By Tom Frantz
Central Valley ozone sometimes reaches extreme health-endangering levels in late summer when school starts. These spikes in one-hour ozone levels have been part of the reason that Valley residents must pay an extra $29 million every year to the San Joaquin Valley Air Pollution Control District through vehicle registration fees. This fine is because of the region’s continued failure to meet federal health standards for the air we breathe.
With that in mind, the Air District decided to call an Air Alert for Aug. 19–21, which coincided with the first three days of school in Fresno and Bakersfield. A press release, widely printed, asked for residents to carpool and refrain from idling when they picked up their kids at school.
It worked! The Air District announced success at the end of the Air Alert in a second press release on Aug. 22. Seyed Sadredin, executive director of the district, claimed that the public’s reduction in emissions during the three days had allowed the Valley to avoid a violation.
Now, let’s look at the facts. These one-hour ozone violations can occur anytime during the summer months between May and October. They are most common in July, August and September.
School happens to start in the last few weeks of August, and a lot of parents take their kids to and from school. But the emissions from cars are a relatively small part of the total ozone forming pollution on the Valley floor. Personal vehicles release less than 5% of the total ozone-forming emissions between Fresno and Kern counties.
It makes no sense that enough people will shut off their engines while waiting for their kids at 3 p.m. to make any measurable difference in actual ozone levels on any particular day. One hundred percent compliance with a no-idling rule at school sites would not decrease ozone levels even 1%.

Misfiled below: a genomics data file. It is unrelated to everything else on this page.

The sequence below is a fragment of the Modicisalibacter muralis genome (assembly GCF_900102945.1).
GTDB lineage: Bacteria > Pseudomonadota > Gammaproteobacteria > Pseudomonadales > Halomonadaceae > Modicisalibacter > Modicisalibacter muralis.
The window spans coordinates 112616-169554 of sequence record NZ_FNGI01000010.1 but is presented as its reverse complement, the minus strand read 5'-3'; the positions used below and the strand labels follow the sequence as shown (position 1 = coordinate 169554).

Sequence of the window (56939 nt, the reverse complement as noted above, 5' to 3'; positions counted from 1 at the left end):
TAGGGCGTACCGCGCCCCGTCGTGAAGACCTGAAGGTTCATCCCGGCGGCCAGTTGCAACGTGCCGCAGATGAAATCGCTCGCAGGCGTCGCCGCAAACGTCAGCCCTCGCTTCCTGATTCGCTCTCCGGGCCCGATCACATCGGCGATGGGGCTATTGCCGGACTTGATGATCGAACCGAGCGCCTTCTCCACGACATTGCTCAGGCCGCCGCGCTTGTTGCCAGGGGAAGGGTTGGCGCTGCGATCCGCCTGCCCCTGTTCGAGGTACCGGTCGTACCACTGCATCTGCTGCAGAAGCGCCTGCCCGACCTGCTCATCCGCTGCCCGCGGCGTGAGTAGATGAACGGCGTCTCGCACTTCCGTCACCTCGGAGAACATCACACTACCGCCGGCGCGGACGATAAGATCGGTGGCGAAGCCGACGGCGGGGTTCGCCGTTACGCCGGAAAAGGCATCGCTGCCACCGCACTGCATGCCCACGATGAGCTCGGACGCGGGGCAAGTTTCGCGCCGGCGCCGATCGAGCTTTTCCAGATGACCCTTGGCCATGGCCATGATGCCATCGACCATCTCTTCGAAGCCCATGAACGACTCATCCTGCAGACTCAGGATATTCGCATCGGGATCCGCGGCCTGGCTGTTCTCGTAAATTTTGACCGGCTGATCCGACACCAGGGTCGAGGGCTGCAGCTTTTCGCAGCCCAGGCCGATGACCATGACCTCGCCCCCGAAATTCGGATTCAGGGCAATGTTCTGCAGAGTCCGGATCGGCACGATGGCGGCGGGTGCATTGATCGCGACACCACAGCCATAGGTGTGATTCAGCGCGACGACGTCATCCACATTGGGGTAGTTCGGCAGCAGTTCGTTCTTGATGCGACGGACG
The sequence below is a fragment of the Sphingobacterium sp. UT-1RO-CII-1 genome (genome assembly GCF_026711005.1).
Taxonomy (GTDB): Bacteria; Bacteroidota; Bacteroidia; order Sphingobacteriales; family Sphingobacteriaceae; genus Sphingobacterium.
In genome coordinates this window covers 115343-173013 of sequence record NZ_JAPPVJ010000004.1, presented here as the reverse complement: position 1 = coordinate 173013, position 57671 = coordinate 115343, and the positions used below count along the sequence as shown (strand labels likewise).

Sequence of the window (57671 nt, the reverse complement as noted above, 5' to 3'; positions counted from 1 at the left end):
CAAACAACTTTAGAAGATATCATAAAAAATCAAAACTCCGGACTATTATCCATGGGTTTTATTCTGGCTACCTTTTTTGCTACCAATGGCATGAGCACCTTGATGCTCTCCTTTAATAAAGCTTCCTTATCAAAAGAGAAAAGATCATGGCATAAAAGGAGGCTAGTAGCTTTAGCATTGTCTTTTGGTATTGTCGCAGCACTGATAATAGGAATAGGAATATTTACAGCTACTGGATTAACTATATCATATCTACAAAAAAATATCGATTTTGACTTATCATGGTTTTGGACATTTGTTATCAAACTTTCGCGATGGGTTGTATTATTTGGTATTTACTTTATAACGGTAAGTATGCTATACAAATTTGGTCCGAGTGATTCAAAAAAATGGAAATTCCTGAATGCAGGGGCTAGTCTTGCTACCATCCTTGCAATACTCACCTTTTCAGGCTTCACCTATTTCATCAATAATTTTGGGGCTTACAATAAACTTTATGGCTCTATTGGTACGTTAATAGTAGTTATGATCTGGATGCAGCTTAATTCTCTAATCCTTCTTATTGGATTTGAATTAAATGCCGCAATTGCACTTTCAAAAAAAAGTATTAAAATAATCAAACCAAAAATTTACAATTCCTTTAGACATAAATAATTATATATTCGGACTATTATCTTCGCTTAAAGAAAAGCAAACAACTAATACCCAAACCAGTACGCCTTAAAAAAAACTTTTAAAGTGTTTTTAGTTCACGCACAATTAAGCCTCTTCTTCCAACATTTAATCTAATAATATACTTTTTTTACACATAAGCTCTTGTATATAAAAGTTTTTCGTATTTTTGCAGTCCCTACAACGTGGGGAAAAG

As it turned out, maximum ozone levels during the three days were 25% below the health standard. People who did not idle their cars had nothing to do with that.
The Air District can predict next-day ozone levels within a few percentage points. The process is similar to making weather predictions. It is no secret that we have high ozone peaks when the weather is hot and there is a high pressure inversion layer holding pollution down on the Valley floor.
The Air District got the high temperatures right but ignored the fact there was a low pressure system off the coast intruding into the Valley and allowing slightly stronger breezes to lift our air and blow more of it away.
The conditions were not present for really high ozone levels during the three days. There was no scientific reason to call an Air Alert. It was all political propaganda.
The Air Board will never blame oil production, dirty power plants, the dairy industry and late summer harvest activity for violations of the one-hour ozone standard. Blaming the true sources of our summer pollution would force them to make these polluting industries pay their fair share of the fine and reduce more of their emissions.
Instead, they pass the blame onto an activity causing a small part of the ozone problem but spread out over the largest number of people. Blaming high ozone levels on people who drive their kids to school simply helps to justify why these same people have to pay the fine.
Two things were accomplished with this false Air Alert. First, it is a success story for the Air Board. It shows they can declare a serious problem and then solve the problem with the cooperation of the public. Second, the Air Board gets to reinforce the false idea that ordinary people instead of big polluting businesses are to blame for our air quality problems.
These politicians on the Air Board want to be seen doing a good job. It takes the pressure off the fact that our air pollution levels have stagnated in recent years and we are not any closer to meeting federal air quality standards than we were in 2006.
To reach these standards will take much more serious action than suggesting that people not idle their cars at schools. The Air Board is perpetually misleading the public about the nature of our pollution problems.
Unfortunately, the tough actions needed against the real polluters in the Valley are going to have to come from outside agencies such as the California Air Resources Board and only after enough people demand it.
Longtime clean air advocate Tom Frantz is a retired math teacher and Kern County almond farmer. A founding member of the Central Valley Air Quality Coalition, he serves on the CVAQ steering committee and as president of the Association of Irritated Residents. CVAQ is a partnership of more than 70 community, medical, public health, environmental and environmental justice organizations representing thousands of residents in the San Joaquin Valley unified in their commitment to improve the health of Californians. For more information, visit www.calcleanair.org.